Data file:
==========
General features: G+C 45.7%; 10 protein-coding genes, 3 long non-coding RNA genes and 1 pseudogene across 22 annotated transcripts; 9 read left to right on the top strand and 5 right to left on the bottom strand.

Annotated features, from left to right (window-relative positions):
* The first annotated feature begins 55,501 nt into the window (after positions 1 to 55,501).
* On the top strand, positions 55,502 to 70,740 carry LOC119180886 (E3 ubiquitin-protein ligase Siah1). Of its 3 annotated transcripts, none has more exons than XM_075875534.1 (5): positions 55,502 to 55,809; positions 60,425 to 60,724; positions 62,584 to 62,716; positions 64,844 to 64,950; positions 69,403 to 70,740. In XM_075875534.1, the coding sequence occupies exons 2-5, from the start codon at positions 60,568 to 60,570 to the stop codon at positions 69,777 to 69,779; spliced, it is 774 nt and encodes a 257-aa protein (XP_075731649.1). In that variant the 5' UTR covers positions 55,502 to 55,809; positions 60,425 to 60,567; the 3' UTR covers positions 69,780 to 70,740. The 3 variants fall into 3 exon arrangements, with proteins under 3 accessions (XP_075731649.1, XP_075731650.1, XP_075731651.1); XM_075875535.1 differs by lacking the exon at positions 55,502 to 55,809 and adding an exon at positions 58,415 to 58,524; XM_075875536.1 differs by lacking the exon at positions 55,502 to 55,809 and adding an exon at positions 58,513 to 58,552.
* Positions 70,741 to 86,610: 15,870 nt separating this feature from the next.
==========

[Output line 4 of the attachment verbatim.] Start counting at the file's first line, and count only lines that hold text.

* On the top strand, positions 55,502 to 70,740 carry LOC119180886 (E3 ubiquitin-protein ligase Siah1). Of its 3 annotated transcripts, none has more exons than XM_075875534.1 (5): positions 55,502 to 55,809; positions 60,425 to 60,724; positions 62,584 to 62,716; positions 64,844 to 64,950; positions 69,403 to 70,740. In XM_075875534.1, the coding sequence occupies exons 2-5, from the start codon at positions 60,568 to 60,570 to the stop codon at positions 69,777 to 69,779; spliced, it is 774 nt and encodes a 257-aa protein (XP_075731649.1). In that variant the 5' UTR covers positions 55,502 to 55,809; positions 60,425 to 60,567; the 3' UTR covers positions 69,780 to 70,740. The 3 variants fall into 3 exon arrangements, with proteins under 3 accessions (XP_075731649.1, XP_075731650.1, XP_075731651.1); XM_075875535.1 differs by lacking the exon at positions 55,502 to 55,809 and adding an exon at positions 58,415 to 58,524; XM_075875536.1 differs by lacking the exon at positions 55,502 to 55,809 and adding an exon at positions 58,513 to 58,552.